Cauda Equina syndrome is a rare but serious lower back condition caused by compression of the very lowest part of the spinal cord.
The cauda equina starts about the 1st Lumbar level
and it looks a bit like a horses tail
The spinal cord actually ends quite high up in the back – at about the level of the 1st lumbar vertebra. At this point the spinal cord separates off into strands which bundle together to form the cauda equina (Latin for horses tail - and it does look a little like that). This important part of the spinal cord carries nerve impulses to and from important structures like your bladder and bowel.
Cauda equina syndrome is caused by a compression of this part of the spinal cord.
If this area of you spinal cord becomes squashed to the point that it becomes damaged then you may suffer permanent changes that may make you unable to control your bladder and bowel normally. It may also lead to loss of power and severe weakness in the legs - sometimes affecting your ability to walk.
The reason it is called a 'syndrome' is because it may cause a variety of problems which are different for each person. It entirely depends on which part of the cord is compressed and how badly it is squashed.
1. A central disc bulge or prolapse
if the disc bulges backwards and to the middle (instead of the usual backwards and to the side) it can compress the spinal cord.
Sometimes a severe spinal disc prolapse or
bulge can cause a compression of the cauda equina.
2.A slip of one vertebrae on another (called a spondylolisthesis) can compress the cauda equina.
Spondylolisthesis can cause compression
as the vertebrae slips forwards
3. Tumours and Cancer
Rare but serious, cancer can cause a compression of the cord.
Some of the symptoms of this serious problem to look out for are:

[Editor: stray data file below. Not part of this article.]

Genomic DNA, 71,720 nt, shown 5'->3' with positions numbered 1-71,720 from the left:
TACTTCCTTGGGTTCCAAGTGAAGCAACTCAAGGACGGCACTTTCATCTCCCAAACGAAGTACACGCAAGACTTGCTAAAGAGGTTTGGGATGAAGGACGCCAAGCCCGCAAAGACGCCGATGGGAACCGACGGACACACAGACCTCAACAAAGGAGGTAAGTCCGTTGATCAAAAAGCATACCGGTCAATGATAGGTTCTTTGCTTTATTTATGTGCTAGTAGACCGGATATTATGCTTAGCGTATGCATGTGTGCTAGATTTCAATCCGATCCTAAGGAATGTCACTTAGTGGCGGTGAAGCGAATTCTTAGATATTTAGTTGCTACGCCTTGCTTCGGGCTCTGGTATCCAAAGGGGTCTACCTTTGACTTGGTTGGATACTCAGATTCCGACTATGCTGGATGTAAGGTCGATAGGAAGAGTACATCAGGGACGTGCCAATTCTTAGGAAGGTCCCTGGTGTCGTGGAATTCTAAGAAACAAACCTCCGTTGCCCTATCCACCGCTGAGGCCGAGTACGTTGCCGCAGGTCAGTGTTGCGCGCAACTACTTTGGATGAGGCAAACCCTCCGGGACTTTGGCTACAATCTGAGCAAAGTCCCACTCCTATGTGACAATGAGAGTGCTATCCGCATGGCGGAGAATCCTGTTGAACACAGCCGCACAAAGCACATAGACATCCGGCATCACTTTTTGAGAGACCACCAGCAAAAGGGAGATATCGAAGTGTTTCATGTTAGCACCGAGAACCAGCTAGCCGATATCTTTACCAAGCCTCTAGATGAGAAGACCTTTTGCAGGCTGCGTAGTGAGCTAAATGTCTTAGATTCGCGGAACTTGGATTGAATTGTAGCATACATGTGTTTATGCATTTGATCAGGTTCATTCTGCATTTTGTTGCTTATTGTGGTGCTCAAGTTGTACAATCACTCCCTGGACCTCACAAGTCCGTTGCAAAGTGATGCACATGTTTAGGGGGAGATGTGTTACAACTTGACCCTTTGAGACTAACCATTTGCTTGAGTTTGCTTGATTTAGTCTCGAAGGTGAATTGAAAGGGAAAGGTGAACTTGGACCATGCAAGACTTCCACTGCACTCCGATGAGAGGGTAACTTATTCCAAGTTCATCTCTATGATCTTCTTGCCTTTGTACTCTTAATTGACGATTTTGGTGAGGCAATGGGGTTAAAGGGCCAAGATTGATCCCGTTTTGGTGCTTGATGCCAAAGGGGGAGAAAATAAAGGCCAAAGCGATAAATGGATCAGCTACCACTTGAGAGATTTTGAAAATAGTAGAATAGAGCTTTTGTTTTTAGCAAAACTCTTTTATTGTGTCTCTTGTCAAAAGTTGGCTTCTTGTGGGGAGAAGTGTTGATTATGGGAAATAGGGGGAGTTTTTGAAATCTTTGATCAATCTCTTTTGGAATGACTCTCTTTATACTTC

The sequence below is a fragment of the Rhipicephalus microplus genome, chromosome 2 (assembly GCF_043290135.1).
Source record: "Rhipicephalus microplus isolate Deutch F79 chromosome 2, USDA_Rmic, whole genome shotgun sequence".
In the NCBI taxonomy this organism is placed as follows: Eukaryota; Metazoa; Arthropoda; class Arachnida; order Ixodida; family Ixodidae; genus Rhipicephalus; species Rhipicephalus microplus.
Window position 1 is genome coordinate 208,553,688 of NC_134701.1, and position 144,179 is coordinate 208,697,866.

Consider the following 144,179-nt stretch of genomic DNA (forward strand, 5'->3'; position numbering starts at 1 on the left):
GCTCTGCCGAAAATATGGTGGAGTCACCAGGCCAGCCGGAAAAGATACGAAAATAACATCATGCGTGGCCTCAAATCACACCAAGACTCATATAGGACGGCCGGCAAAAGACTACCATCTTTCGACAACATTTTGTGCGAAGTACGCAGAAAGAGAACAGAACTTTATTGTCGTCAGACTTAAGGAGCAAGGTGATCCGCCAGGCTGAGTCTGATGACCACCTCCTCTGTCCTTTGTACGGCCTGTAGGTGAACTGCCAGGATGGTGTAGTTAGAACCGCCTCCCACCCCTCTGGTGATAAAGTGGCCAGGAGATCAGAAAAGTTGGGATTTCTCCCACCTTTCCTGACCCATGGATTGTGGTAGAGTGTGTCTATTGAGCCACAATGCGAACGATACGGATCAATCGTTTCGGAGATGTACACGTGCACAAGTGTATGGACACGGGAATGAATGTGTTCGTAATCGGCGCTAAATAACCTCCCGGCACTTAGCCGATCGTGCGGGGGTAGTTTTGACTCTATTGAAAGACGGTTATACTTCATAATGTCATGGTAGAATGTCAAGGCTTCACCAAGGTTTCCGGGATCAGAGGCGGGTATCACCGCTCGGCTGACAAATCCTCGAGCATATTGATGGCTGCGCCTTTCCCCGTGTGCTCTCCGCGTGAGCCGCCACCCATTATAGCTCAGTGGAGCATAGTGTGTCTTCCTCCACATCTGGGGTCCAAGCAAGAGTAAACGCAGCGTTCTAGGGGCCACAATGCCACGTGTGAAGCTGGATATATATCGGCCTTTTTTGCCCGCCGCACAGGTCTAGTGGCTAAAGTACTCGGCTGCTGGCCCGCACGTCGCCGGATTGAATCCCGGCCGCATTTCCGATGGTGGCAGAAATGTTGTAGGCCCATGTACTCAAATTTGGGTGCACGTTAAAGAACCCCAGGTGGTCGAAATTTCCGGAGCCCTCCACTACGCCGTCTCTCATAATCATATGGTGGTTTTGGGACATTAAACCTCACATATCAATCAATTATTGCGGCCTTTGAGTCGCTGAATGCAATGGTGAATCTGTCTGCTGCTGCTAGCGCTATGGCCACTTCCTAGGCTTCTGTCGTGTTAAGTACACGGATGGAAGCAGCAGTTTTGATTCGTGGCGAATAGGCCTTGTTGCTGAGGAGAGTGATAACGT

These symptoms are called red flags and will alert your doctor to a possible problem.
Diagnosis is made by your doctor taking a history and by the presence of any of the symptoms listed above.
If you are in any doubt go to the emergency room or make an urgent appointment with your doctor straight away.
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Cauda Equina is rare but serious. In my career I have spotted a few of these. This is a typical story (but not based on any one individual for privacy).
I assessed a lady and asked all the usual clearing 'red flag' questions about bladder and bowel dysfunction, loss of power or numbness in the saddle area. She answered no to these questions.
I asked her if she was sleeping and she said no she wasnt as her pain was keeping her awake.
Then she said something that bothered me. She said that she was having to take a nap most afternoons because she was so tired and she often woke up and had to rush to the toilet to empty her bladder. Sometimes she didn't quite make it in time.
I asked if this had ever happened before and she said she had only ever had occasional stress incontinence in the past after having her children. This was only now and then with coughing and sneezing. She put this new bladder symptom down to tiredness and medication.
I contacted her GP immediately and expressed my worry that this was a cauda equina, the GP arranged for emergency neurosurgical opinion. She was admitted and scanned the same day, the scan showed a large central disc bulge with compression of the cauda equina. She had successful decompression surgery the next day.
She came to see me a few weeks later and was fine, most of her symptoms had gone, her bladder was back to normal.
Slide show on bulging and herniated discs
If you want to read some more case stories this support group has an excellent page with case studies of people who have had this problem.
Greenhalgh, S & Selfe, J, 2009. A qualitative investigation of Red Flags for serious spinal pathology. Physiotherapy, 95(3), pp.224–227.
Greenhalgh, Sue, Selfe, James & Gifford, L., 2006. Red Flags: A Guide to Identifying Serious Pathology of the Spine 1st ed., Churchill Livingstone.